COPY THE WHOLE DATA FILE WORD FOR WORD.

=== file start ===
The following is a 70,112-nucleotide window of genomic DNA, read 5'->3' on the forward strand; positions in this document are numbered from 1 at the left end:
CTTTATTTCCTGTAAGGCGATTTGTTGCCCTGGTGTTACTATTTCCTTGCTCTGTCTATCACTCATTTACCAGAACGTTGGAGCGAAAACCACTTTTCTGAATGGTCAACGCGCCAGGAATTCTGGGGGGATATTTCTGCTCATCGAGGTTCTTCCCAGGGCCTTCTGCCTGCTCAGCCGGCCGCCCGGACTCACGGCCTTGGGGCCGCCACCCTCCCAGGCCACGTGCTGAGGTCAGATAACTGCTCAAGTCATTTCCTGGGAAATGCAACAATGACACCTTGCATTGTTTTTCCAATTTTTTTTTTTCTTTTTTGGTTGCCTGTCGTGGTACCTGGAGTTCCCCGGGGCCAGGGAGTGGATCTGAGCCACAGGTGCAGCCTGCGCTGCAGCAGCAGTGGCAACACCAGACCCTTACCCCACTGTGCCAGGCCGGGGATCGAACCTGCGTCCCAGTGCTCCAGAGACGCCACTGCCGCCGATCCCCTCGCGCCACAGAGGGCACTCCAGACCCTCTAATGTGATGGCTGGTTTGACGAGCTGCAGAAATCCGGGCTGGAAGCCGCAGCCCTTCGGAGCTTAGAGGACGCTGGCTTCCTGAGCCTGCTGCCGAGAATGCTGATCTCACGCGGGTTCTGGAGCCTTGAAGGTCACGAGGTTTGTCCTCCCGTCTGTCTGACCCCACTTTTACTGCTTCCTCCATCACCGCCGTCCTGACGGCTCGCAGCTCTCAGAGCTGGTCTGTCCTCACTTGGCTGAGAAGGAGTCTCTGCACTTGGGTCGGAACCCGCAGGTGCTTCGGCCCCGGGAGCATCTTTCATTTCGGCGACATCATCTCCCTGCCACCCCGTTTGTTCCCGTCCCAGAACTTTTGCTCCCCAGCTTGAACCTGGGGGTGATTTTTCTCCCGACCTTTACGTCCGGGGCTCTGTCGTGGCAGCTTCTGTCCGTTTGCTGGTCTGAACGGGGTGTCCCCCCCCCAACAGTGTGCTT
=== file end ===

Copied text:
The following is a 70,112-nucleotide window of genomic DNA, read 5'->3' on the forward strand; positions in this document are numbered from 1 at the left end:
CTTTATTTCCTGTAAGGCGATTTGTTGCCCTGGTGTTACTATTTCCTTGCTCTGTCTATCACTCATTTACCAGAACGTTGGAGCGAAAACCACTTTTCTGAATGGTCAACGCGCCAGGAATTCTGGGGGGATATTTCTGCTCATCGAGGTTCTTCCCAGGGCCTTCTGCCTGCTCAGCCGGCCGCCCGGACTCACGGCCTTGGGGCCGCCACCCTCCCAGGCCACGTGCTGAGGTCAGATAACTGCTCAAGTCATTTCCTGGGAAATGCAACAATGACACCTTGCATTGTTTTTCCAATTTTTTTTTTTCTTTTTTGGTTGCCTGTCGTGGTACCTGGAGTTCCCCGGGGCCAGGGAGTGGATCTGAGCCACAGGTGCAGCCTGCGCTGCAGCAGCAGTGGCAACACCAGACCCTTACCCCACTGTGCCAGGCCGGGGATCGAACCTGCGTCCCAGTGCTCCAGAGACGCCACTGCCGCCGATCCCCTCGCGCCACAGAGGGCACTCCAGACCCTCTAATGTGATGGCTGGTTTGACGAGCTGCAGAAATCCGGGCTGGAAGCCGCAGCCCTTCGGAGCTTAGAGGACGCTGGCTTCCTGAGCCTGCTGCCGAGAATGCTGATCTCACGCGGGTTCTGGAGCCTTGAAGGTCACGAGGTTTGTCCTCCCGTCTGTCTGACCCCACTTTTACTGCTTCCTCCATCACCGCCGTCCTGACGGCTCGCAGCTCTCAGAGCTGGTCTGTCCTCACTTGGCTGAGAAGGAGTCTCTGCACTTGGGTCGGAACCCGCAGGTGCTTCGGCCCCGGGAGCATCTTTCATTTCGGCGACATCATCTCCCTGCCACCCCGTTTGTTCCCGTCCCAGAACTTTTGCTCCCCAGCTTGAACCTGGGGGTGATTTTTCTCCCGACCTTTACGTCCGGGGCTCTGTCGTGGCAGCTTCTGTCCGTTTGCTGGTCTGAACGGGGTGTCCCCCCCCCAACAGTGTGCTT